You could almost set your watch for a afternoon rain/hail storm and on occasion flurries. Nothing better than a nap in a tent during a storm.
Brush up on your astronomy as you will be treated to the greatest star show in your life.
The San Juans are rugged but beautiful....one of my favorite ranges. There aren`t elk around every tree, so don`t put too much pressure on yourselves if you are not getting into them daily....but you will have a tremendous, fun hunt.
I hunted there is 2018 and several years before. Much more non-hunting human activity. Bicyclists and guys on motorcycles constantly driving through. Plenty of hunting pressure. Weather will be from too hot to too cold to too wet to too dry. Go where others won't.
I have hunted there quite a few times. Everything that has been said about the weather is true however, I am sure you are mainly wanting to know what clothing is needed. I have rarely worn more than two layers during any hunt and I typically try to hunt the last two weeks of the season. Of course you will need to carry raingear all the time just in case. The terrain is pretty rough. Several guys that I have taken up there have refused to go back. Over the years we have had fairly good luck however, the last two years have been very poor. I am actually trying a new unit this year because of that. There is quite a bit of pressure in some areas but I rarely see people once you get a mile or two off the road or trail.
Your question is too broad to to give an educated answer. You could be hunting from 6000 to 12,000 feet. Low country water holes to above timberline. It can be very hot or dangerously rainy and cold. Where do you plan to hunt? Low or high? The elk population is down but still doable. My advice is to get out there and figure it out. You might stumble onto a big bull in the heat of the rut or you might spend 10 days and only see a few elk. Even just seeing a few elk, that you might be able to get close to is amazing and will have you hooked. That's how I started.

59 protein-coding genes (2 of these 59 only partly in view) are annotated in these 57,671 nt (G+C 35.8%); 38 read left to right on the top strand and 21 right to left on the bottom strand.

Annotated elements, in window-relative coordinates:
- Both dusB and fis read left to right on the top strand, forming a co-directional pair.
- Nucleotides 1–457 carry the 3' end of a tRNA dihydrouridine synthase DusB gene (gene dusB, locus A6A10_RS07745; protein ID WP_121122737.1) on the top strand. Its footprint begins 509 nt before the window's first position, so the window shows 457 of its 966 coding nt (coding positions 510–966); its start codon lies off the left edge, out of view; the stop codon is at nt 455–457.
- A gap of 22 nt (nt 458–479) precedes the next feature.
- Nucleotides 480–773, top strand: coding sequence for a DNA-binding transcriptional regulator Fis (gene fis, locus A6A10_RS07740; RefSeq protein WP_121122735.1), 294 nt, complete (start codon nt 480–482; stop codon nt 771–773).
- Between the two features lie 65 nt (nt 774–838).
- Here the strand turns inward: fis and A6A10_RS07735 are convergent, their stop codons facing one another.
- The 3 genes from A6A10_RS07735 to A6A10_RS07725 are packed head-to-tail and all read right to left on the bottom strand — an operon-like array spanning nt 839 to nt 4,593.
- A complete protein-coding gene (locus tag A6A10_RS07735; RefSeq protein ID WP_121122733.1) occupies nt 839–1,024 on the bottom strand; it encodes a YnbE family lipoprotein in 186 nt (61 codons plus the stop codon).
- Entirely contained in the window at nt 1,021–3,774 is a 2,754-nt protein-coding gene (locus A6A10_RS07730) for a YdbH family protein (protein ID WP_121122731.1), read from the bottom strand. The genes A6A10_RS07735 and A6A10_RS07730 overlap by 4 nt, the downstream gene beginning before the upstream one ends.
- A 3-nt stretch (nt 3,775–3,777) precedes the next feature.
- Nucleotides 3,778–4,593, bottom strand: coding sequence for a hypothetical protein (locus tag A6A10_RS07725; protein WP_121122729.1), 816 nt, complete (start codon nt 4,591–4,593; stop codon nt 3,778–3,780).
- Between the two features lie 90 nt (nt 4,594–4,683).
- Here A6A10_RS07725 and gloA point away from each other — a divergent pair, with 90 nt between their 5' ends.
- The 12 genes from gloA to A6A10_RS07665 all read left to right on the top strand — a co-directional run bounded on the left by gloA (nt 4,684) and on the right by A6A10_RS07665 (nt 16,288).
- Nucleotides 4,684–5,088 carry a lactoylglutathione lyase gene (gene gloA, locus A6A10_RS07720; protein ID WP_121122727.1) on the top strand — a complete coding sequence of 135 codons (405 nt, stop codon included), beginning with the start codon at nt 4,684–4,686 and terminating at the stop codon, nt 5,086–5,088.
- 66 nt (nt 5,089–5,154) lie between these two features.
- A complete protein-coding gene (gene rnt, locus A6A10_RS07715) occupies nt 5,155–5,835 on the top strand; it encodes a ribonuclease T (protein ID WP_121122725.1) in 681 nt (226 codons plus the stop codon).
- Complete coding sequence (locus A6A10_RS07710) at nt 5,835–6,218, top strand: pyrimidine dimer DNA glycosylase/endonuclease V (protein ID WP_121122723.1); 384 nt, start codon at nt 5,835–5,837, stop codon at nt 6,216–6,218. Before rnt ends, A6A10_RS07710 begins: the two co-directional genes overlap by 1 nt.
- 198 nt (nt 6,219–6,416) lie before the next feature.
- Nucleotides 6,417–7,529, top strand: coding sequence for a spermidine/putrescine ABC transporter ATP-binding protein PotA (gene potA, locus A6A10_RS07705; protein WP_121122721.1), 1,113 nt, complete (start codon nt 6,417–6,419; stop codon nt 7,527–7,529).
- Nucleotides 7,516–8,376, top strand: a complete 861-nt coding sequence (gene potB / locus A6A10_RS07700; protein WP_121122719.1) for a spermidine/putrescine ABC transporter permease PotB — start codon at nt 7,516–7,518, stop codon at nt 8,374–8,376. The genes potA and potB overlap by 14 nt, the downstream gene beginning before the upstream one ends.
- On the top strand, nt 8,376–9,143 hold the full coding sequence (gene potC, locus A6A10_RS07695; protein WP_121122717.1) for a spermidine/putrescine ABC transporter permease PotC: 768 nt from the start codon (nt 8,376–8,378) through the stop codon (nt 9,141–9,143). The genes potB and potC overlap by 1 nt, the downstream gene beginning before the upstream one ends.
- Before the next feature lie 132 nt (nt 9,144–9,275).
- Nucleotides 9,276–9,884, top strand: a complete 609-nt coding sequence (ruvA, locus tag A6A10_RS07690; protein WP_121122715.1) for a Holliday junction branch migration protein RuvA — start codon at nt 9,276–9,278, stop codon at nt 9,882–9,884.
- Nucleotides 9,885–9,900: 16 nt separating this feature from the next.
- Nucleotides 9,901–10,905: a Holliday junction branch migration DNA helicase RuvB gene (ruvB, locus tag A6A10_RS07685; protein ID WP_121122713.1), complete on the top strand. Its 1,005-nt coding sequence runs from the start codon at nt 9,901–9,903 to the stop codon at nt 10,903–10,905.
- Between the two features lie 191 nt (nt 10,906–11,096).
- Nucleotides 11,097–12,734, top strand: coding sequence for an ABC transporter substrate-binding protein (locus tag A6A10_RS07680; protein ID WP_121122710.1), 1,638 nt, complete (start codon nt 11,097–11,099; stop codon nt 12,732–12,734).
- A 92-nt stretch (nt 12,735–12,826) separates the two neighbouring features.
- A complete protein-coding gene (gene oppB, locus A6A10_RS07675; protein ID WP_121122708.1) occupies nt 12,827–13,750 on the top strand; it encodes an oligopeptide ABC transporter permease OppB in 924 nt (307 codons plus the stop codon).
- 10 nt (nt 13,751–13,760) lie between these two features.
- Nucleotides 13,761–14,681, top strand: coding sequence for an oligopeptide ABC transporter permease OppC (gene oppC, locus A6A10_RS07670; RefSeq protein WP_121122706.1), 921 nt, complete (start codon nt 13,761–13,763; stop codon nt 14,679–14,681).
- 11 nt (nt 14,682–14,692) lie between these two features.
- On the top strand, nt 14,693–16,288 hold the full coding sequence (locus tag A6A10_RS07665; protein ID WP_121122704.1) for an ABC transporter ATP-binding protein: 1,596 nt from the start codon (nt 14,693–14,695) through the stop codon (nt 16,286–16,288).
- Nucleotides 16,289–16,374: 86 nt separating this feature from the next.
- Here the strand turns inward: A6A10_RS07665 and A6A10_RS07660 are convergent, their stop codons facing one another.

I appreciate the info so far. At this point all I know is our cabin is at 10,000 ft. and the ridge line is at 12,000 ft. but we can hunt below the cabin so we will probably be in the 8-9,000 ft. range. Prefer to not experience altitude sickness (never have but would like to avoid that from what I've heard). Yes, to the clothing question. I'm hoping my whitetail gear will suffice but I may pick up a couple other pieces to be prepared. And I'm trying to get a better idea on our exact location so I can begin studying maps, etc. Any other thoughts or advice is much appreciated!
My advice is go a few days early and adjust (work your way up) to the elevation . 10k-12k is nothing to mess around with and many get significant altitude sickness. It isn't any fun at the least and deadly at the worst. Being smart solves the problem.
Little Bear- Not specific to San Juans, but elk hunting in general. "Hunt where the elk are, not where you want them to be." If they are at 8K, hunt them at 8K. If they are at timberline, you need to develop a game plan to hunt them at timberline.
Ed, Have not hunted 71 but have hunted several times in units east of there. Check CO DOW site and find map with summer elk concentrations (good place to start). Also get a prescription for Diamox and take a day or so before you get there thru 2 or 3 days while hunting. This has helped us with altitude sickness prevention hunting 11 to 13,000 ft. We usually find elk high in August and early Sept.